As the second-year anniversary of the Beirut Blast approaches, the struggle for justice is ongoing and the path for accountability remains severed.
While many Lebanese citizens blame the tragedy on political officials who neglected to take precautionary measures and enforce safety regulations, no one has been held accountable.
Over 234 people died and 7,000+ people were wounded in the horrific explosion. It also rendered more than 77,000 apartments damaged, displacing over 300,000 people.
Despite multiple protests and sit-ins organized by the families of the victims for the past 2 years, the investigation has been at a standstill.
The investigation process has faced a series of obstructions by politicians and officials. It has then been suspended since December 23, 2021, due to a pending court decision on lawsuits filed against 10 officials by Judge Tarek Bitar, the lead investigator on the case.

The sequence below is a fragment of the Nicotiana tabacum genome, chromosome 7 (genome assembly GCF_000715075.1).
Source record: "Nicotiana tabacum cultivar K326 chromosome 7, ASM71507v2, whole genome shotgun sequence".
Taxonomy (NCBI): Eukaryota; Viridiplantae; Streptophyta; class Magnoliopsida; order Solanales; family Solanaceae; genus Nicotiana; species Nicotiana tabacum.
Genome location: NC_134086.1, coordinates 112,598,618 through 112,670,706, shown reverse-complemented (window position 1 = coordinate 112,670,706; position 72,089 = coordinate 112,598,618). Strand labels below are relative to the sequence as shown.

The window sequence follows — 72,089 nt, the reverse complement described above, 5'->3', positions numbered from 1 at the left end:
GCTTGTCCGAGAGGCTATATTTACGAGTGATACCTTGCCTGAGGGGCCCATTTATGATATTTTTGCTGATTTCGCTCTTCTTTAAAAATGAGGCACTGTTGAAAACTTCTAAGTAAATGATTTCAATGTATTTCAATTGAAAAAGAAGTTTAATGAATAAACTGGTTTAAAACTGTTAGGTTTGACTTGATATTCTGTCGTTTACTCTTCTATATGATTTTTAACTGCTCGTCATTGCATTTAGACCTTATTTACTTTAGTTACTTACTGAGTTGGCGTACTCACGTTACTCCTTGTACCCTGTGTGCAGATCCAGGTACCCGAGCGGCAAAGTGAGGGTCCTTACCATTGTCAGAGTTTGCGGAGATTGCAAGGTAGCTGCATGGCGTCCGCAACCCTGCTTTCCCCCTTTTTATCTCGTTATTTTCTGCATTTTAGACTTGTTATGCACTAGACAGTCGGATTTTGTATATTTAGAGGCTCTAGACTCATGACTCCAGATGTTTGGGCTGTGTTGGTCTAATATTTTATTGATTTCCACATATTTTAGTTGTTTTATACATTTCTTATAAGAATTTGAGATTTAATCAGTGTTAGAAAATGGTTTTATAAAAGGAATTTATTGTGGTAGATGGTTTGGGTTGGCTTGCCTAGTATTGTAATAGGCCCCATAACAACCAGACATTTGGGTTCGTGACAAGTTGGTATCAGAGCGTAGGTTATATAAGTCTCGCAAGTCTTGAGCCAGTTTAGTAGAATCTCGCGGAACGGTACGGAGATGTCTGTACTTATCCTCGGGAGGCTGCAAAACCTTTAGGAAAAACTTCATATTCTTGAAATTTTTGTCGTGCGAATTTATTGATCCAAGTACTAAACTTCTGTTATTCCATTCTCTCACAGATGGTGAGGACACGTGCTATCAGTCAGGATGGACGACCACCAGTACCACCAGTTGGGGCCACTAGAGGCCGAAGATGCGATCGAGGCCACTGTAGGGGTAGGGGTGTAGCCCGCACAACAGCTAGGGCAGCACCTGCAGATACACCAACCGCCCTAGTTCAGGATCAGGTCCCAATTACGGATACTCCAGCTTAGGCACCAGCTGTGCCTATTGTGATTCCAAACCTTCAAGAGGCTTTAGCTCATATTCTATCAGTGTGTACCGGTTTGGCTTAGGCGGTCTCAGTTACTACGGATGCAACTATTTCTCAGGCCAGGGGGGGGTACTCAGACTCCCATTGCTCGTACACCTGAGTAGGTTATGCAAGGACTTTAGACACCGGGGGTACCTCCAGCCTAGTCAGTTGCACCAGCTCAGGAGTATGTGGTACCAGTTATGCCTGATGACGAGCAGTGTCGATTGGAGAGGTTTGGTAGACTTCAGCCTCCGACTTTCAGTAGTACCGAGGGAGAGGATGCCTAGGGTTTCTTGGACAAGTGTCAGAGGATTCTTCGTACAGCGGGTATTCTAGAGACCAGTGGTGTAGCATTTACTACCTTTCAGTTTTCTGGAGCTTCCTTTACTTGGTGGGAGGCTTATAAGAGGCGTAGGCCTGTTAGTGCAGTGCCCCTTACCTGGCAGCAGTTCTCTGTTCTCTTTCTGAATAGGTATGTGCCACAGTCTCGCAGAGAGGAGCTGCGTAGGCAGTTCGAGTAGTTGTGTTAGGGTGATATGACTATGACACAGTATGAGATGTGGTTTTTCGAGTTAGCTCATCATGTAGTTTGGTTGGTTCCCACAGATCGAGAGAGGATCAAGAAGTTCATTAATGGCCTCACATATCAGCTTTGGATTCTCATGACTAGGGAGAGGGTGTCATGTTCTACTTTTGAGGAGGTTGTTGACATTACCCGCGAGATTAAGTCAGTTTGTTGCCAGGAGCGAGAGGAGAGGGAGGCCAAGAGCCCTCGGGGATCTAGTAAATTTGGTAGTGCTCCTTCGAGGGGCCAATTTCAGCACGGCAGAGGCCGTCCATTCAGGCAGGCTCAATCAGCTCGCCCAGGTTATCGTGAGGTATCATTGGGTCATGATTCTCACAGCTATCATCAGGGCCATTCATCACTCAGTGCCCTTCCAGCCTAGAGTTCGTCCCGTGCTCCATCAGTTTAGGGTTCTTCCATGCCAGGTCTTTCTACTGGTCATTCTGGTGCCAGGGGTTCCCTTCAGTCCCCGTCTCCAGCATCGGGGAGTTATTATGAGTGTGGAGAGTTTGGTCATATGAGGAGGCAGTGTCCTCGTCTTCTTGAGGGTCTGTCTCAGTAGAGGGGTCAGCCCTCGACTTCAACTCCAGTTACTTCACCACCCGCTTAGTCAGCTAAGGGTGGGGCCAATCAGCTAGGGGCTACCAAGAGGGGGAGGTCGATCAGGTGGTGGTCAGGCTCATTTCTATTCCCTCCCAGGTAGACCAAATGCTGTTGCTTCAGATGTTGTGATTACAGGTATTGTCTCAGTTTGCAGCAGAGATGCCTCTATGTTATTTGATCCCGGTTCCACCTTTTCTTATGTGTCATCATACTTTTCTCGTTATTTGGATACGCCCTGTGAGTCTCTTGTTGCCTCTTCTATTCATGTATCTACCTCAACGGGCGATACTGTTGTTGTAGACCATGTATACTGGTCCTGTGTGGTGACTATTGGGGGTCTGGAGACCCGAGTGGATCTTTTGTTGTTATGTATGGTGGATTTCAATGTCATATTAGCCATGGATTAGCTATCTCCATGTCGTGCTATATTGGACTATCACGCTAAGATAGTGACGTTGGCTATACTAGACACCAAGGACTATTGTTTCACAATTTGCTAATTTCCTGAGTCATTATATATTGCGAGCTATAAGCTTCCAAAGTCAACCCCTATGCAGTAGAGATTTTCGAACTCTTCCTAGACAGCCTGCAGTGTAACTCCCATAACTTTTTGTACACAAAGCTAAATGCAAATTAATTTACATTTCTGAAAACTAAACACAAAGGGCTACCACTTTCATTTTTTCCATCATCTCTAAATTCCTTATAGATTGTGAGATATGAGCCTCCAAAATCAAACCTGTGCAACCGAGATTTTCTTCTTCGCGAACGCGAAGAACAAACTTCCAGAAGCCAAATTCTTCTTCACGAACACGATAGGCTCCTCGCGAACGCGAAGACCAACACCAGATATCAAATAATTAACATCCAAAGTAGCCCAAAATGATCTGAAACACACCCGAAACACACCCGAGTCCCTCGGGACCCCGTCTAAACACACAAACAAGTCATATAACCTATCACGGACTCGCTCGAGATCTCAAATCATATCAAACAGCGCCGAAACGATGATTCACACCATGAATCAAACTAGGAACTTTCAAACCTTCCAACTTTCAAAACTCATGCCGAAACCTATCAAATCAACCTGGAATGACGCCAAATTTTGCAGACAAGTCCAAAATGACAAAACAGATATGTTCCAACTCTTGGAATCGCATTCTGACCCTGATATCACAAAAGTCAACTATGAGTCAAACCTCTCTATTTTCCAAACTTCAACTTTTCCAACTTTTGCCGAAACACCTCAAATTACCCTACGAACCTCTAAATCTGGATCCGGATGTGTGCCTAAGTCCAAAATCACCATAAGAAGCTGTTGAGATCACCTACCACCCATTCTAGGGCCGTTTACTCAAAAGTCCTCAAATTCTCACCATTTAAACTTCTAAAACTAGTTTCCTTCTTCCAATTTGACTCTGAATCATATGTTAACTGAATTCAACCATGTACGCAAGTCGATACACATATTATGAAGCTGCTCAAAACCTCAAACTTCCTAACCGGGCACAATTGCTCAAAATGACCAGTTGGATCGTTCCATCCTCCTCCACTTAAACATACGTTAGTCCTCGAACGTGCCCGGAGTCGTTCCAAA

Judge Bitar charged 10 officials, on July 2, including former Prime Minister Hassan Diab and two lawmakers in the Lebanese Parliament, Ali Hassan Khalil and Ghazi Zaiter.
The lawsuits were criticized by certain political leaders, including Hezbollah’s Hassan Nasrallah who considered Bitar’s investigation inaccurate and “politicized”.
The two lawmakers affiliated with the Hezbollah-backed Amal Movement, Khalil and Zeaiter, have aimed to disrupt Judge Bitar’s investigation, which is currently suspended.
However, despite being wanted by the judiciary and the allegations against them, both officials, Ali Hassan Khalil and Ghazi Zaiter, ran in the 2022 parliamentary elections and were re-elected.
Lama Fakih, the director of the Human Rights Watch in Beirut, recently told the Carnegie Middle East Center that the investigation cannot proceed unless new judicial appointments are made, which is subject to a new prime minister and cabinet.
The families of the victims of the Beirut Port Explosion, and the wounded living victims, are yet to receive closure. Justice seems nowhere in sight.